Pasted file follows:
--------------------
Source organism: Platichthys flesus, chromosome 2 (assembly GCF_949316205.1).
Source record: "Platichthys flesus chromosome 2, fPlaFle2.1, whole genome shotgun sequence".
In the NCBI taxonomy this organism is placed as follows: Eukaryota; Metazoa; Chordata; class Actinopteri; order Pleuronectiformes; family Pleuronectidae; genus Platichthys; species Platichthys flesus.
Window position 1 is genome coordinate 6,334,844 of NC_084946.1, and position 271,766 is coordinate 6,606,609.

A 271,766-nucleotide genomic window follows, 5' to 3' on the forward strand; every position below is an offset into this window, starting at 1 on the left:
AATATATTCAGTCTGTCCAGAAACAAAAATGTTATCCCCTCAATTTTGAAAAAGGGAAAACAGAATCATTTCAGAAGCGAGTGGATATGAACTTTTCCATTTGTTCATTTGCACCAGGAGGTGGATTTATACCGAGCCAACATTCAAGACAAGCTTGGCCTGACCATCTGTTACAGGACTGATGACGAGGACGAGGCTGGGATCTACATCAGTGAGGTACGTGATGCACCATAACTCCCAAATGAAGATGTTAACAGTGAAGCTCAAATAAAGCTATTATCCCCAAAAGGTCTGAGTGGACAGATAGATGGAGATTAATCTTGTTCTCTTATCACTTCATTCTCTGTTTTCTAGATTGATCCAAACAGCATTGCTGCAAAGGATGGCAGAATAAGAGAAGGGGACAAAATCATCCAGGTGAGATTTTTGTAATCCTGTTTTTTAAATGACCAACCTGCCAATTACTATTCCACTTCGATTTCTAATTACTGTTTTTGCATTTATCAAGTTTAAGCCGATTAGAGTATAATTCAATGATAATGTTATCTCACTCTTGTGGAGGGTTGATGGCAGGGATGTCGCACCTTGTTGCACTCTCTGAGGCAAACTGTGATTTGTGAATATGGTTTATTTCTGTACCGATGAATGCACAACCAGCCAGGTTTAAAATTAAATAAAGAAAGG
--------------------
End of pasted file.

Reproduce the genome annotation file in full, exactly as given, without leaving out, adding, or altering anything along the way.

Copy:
Source organism: Platichthys flesus, chromosome 2 (assembly GCF_949316205.1).
Source record: "Platichthys flesus chromosome 2, fPlaFle2.1, whole genome shotgun sequence".
In the NCBI taxonomy this organism is placed as follows: Eukaryota; Metazoa; Chordata; class Actinopteri; order Pleuronectiformes; family Pleuronectidae; genus Platichthys; species Platichthys flesus.
Window position 1 is genome coordinate 6,334,844 of NC_084946.1, and position 271,766 is coordinate 6,606,609.

A 271,766-nucleotide genomic window follows, 5' to 3' on the forward strand; every position below is an offset into this window, starting at 1 on the left:
AATATATTCAGTCTGTCCAGAAACAAAAATGTTATCCCCTCAATTTTGAAAAAGGGAAAACAGAATCATTTCAGAAGCGAGTGGATATGAACTTTTCCATTTGTTCATTTGCACCAGGAGGTGGATTTATACCGAGCCAACATTCAAGACAAGCTTGGCCTGACCATCTGTTACAGGACTGATGACGAGGACGAGGCTGGGATCTACATCAGTGAGGTACGTGATGCACCATAACTCCCAAATGAAGATGTTAACAGTGAAGCTCAAATAAAGCTATTATCCCCAAAAGGTCTGAGTGGACAGATAGATGGAGATTAATCTTGTTCTCTTATCACTTCATTCTCTGTTTTCTAGATTGATCCAAACAGCATTGCTGCAAAGGATGGCAGAATAAGAGAAGGGGACAAAATCATCCAGGTGAGATTTTTGTAATCCTGTTTTTTAAATGACCAACCTGCCAATTACTATTCCACTTCGATTTCTAATTACTGTTTTTGCATTTATCAAGTTTAAGCCGATTAGAGTATAATTCAATGATAATGTTATCTCACTCTTGTGGAGGGTTGATGGCAGGGATGTCGCACCTTGTTGCACTCTCTGAGGCAAACTGTGATTTGTGAATATGGTTTATTTCTGTACCGATGAATGCACAACCAGCCAGGTTTAAAATTAAATAAAGAAAGG